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LINKS

Chem 201 - 2006: These links were posted by Alan Shusterman in 2005. Ron McClard may suggest alternative links in class.

Here are some sites that I have visited myself and thought were useful. Some require that your web browser be equipped with one or more free plug-ins (you might need to "register" to download these), such as Chime.

 

Loads o' Essays

I'm not the only prof who likes to write essays on organic chemistry. These sites contain a huge volume of material.

O=Chem Directory - Dr. Newton at U. Southern Maine has compiled an amazing number of essays here. Many of them contain animations and are interactive. Be prepared to work some problems as you read.

Organic Chemistry - Dr. Reusch at Michigan State U. has written an entire on-line textbook. You need the Chime plug-in (they will help you find it) and you will need to answer questions for the interactive parts of the book.

OCHeM.com - It stands for Organic Chemistry Help eMediatly. OK, their spelling isn't great, but they have some terrific Shockwave animations. I like the hybrid orbitals and the "webcards." Don't worry about the ".com."

Organic Chemistry Help - This is sponsored by the friendly teachers at Frostburg State University. The tutorials are short, but colorful.

Principles of Organic Chemistry - Dr. Nee at Oberlin is on sabbatical this year, but his incredible list of PDF essays (see Class Handouts) lives on. He also has problem sets (and answers) and old exams (and answers), but this material is organized more for his own students than for the greater world. (busted link 8/14/06)

 

IR, NMR and UV-vis Spectroscopy

You can find essays on spectroscopy at most of the sites listed above. Here are some sites that are dedicated to these subjects, and contain material that can be used by beginners.

WebSpectra - Problems in NMR & IR Spectroscopy - Ginormous list of NMR and IR problems scaled by difficulty. The NMR spectra are crisp images, but you need to use the zoom control to see coupling patterns, measure peak positions and integrals.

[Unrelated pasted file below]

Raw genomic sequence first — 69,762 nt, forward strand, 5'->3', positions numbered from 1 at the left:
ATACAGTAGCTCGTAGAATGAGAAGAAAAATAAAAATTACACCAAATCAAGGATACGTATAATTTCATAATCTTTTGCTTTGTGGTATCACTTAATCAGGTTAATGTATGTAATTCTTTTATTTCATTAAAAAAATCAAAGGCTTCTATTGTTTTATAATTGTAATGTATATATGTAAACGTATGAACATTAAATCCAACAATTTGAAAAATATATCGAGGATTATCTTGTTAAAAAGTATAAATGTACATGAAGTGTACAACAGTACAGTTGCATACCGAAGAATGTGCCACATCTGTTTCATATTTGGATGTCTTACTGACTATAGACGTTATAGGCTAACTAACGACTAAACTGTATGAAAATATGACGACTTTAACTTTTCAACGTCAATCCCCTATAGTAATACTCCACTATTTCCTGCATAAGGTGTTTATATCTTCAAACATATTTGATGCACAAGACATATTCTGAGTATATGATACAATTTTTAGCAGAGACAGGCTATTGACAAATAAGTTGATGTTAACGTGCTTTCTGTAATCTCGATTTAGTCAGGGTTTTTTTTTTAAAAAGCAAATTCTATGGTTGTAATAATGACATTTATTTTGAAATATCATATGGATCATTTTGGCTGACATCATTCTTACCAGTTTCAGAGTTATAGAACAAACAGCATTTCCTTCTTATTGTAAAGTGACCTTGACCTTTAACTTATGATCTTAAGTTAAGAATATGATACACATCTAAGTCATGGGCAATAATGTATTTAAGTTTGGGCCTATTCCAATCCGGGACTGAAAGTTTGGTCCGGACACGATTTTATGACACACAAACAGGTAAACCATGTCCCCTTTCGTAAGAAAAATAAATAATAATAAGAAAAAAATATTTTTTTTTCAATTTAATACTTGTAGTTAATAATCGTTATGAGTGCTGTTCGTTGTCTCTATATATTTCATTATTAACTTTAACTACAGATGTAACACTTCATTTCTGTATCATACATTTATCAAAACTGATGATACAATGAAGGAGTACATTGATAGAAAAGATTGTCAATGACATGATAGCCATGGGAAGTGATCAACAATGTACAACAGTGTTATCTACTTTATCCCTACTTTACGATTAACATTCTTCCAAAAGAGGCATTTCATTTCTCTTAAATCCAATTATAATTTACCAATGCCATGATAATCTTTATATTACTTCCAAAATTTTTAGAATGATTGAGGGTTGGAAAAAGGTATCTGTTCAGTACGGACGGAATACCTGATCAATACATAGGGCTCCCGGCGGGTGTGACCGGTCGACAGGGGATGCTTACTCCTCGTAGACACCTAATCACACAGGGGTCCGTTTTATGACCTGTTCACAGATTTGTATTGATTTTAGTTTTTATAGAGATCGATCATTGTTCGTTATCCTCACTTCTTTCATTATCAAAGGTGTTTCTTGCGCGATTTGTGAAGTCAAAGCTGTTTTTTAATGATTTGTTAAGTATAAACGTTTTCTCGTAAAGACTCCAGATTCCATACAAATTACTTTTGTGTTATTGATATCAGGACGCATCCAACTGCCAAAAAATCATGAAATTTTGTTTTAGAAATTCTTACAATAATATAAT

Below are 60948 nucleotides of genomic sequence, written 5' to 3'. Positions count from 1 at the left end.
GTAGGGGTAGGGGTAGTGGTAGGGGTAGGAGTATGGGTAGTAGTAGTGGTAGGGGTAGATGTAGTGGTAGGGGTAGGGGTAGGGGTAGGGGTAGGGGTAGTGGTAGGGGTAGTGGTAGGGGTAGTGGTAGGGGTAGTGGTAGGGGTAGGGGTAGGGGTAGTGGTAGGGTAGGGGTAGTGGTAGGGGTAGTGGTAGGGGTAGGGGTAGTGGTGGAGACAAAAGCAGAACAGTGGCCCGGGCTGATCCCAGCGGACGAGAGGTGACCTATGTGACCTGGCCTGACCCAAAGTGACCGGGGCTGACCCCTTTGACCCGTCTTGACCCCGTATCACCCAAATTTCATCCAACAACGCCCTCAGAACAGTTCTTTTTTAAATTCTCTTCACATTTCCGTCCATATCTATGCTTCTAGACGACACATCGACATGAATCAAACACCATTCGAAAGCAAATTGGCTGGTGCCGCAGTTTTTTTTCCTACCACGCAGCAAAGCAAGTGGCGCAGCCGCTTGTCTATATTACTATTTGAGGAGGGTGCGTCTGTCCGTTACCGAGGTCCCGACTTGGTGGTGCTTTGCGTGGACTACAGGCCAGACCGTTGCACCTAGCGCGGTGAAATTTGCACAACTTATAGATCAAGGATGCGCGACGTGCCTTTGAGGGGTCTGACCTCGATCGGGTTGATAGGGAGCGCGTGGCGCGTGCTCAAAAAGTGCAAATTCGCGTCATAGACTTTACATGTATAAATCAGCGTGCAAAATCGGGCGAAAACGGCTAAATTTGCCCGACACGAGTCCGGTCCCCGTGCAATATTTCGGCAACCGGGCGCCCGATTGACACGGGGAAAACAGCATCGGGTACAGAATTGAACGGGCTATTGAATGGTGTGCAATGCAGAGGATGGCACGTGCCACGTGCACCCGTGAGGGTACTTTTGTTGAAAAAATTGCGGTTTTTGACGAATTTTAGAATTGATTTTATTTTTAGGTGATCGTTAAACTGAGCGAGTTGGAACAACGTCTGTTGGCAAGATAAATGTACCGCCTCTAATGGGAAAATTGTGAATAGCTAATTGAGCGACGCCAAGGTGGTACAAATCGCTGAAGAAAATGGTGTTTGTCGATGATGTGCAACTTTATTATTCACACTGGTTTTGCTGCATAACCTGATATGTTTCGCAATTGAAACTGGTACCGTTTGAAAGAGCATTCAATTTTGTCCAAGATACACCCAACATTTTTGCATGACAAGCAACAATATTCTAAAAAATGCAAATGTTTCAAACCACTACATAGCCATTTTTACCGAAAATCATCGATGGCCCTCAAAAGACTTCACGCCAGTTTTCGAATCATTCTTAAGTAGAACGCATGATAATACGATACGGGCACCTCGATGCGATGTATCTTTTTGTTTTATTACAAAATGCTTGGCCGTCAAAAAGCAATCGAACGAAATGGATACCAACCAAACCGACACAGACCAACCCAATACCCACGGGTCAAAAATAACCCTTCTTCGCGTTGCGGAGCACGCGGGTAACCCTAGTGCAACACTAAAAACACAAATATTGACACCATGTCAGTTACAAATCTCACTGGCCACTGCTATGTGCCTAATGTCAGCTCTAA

Analyzing NMR Spectra - Quiz Yourself - This site contains two kinds of quizzes: assign signals in a spectrum to the protons that make them, and identify the compound that makes a spectrum. You get your answers right away and there is a long list of compounds and spectra so it never gets boring. Warning: the site is a little old and doesn't work 100% with newer web browsers, but the stuff that does work is very worthwhile.

Science of Spectroscopy - This site tells you basic stuff, like "what is light?" and advanced stuff about NMR, IR, UV-vis, and even some strange techniques that no organic chemist has ever heard of. The Theory wiki is probably what you want, but don't be shy about poking around because this site is always changing.

Organic Compound Identification using IR Spectroscopy - Dr. Volland of Bellevue CC has boiled it down into one page.

Spectroscopic Tools - Data Wizards - Spectra give lots of numbers. Can't interpret your numbers? Try typing them in a "wizard" box. Scary!

1H NMR Chemical Shift Predictor - This "wizard" lets you enter a partial molecular formula, then it predicts the chemical shift. Alkyl CH only. The spectroscopy class at Colby College also provides links to other interesting tools.

 

Looking for more???

These pages go way beyond Chem 201/202, but are useful resources for Reed students who would like to learn more about spectroscopy in organic chemistry.

Organic Structure Elucidation - A Workbook of Unknowns. This site contains a list of "unknown" problems complete with NMR (proton & carbon), IR, and MS data. Easy, moderate, and difficult problems are all available.

Do you have a web site that offers useful instruction or practice problems for advanced undergraduates? Contact me and I'll consider posting it here.


last updated July 26, 2002
Problems? Contact Alan Shusterman alan@reed.edu

 

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